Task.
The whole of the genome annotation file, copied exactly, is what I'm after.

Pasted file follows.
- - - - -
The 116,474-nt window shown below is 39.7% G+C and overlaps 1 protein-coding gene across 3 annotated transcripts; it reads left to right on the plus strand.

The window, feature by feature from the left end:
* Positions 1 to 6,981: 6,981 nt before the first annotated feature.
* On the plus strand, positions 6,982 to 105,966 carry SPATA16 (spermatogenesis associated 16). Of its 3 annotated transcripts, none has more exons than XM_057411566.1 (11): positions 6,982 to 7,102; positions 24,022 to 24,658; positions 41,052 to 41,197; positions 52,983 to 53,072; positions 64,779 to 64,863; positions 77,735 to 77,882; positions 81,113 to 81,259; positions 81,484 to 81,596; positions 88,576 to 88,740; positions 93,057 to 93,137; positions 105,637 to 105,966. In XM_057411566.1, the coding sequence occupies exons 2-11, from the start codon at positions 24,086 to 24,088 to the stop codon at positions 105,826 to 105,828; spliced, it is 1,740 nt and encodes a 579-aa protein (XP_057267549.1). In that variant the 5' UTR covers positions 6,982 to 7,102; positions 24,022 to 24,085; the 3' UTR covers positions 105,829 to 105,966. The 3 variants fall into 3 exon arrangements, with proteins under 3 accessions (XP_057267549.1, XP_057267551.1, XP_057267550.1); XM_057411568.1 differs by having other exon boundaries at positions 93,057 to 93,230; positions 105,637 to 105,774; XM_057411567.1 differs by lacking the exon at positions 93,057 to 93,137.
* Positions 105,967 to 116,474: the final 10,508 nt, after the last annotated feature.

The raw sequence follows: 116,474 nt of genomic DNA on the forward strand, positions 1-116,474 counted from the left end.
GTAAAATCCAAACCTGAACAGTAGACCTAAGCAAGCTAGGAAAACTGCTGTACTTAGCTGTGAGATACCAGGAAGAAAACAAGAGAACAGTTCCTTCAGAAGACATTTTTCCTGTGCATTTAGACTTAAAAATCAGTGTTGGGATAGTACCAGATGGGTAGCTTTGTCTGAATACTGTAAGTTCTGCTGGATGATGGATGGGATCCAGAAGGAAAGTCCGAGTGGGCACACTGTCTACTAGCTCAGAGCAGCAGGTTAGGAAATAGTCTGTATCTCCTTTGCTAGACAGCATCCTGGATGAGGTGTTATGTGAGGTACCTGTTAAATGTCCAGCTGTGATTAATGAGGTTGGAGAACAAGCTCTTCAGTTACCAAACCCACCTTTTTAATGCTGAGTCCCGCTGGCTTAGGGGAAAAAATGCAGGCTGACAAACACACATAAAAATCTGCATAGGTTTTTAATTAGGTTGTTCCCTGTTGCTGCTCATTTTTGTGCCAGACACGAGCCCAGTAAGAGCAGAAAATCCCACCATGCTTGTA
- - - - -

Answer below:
The 116,474-nt window shown below is 39.7% G+C and overlaps 1 protein-coding gene across 3 annotated transcripts; it reads left to right on the plus strand.

The window, feature by feature from the left end:
* Positions 1 to 6,981: 6,981 nt before the first annotated feature.
* On the plus strand, positions 6,982 to 105,966 carry SPATA16 (spermatogenesis associated 16). Of its 3 annotated transcripts, none has more exons than XM_057411566.1 (11): positions 6,982 to 7,102; positions 24,022 to 24,658; positions 41,052 to 41,197; positions 52,983 to 53,072; positions 64,779 to 64,863; positions 77,735 to 77,882; positions 81,113 to 81,259; positions 81,484 to 81,596; positions 88,576 to 88,740; positions 93,057 to 93,137; positions 105,637 to 105,966. In XM_057411566.1, the coding sequence occupies exons 2-11, from the start codon at positions 24,086 to 24,088 to the stop codon at positions 105,826 to 105,828; spliced, it is 1,740 nt and encodes a 579-aa protein (XP_057267549.1). In that variant the 5' UTR covers positions 6,982 to 7,102; positions 24,022 to 24,085; the 3' UTR covers positions 105,829 to 105,966. The 3 variants fall into 3 exon arrangements, with proteins under 3 accessions (XP_057267549.1, XP_057267551.1, XP_057267550.1); XM_057411568.1 differs by having other exon boundaries at positions 93,057 to 93,230; positions 105,637 to 105,774; XM_057411567.1 differs by lacking the exon at positions 93,057 to 93,137.
* Positions 105,967 to 116,474: the final 10,508 nt, after the last annotated feature.

The raw sequence follows: 116,474 nt of genomic DNA on the forward strand, positions 1-116,474 counted from the left end.
GTAAAATCCAAACCTGAACAGTAGACCTAAGCAAGCTAGGAAAACTGCTGTACTTAGCTGTGAGATACCAGGAAGAAAACAAGAGAACAGTTCCTTCAGAAGACATTTTTCCTGTGCATTTAGACTTAAAAATCAGTGTTGGGATAGTACCAGATGGGTAGCTTTGTCTGAATACTGTAAGTTCTGCTGGATGATGGATGGGATCCAGAAGGAAAGTCCGAGTGGGCACACTGTCTACTAGCTCAGAGCAGCAGGTTAGGAAATAGTCTGTATCTCCTTTGCTAGACAGCATCCTGGATGAGGTGTTATGTGAGGTACCTGTTAAATGTCCAGCTGTGATTAATGAGGTTGGAGAACAAGCTCTTCAGTTACCAAACCCACCTTTTTAATGCTGAGTCCCGCTGGCTTAGGGGAAAAAATGCAGGCTGACAAACACACATAAAAATCTGCATAGGTTTTTAATTAGGTTGTTCCCTGTTGCTGCTCATTTTTGTGCCAGACACGAGCCCAGTAAGAGCAGAAAATCCCACCATGCTTGTA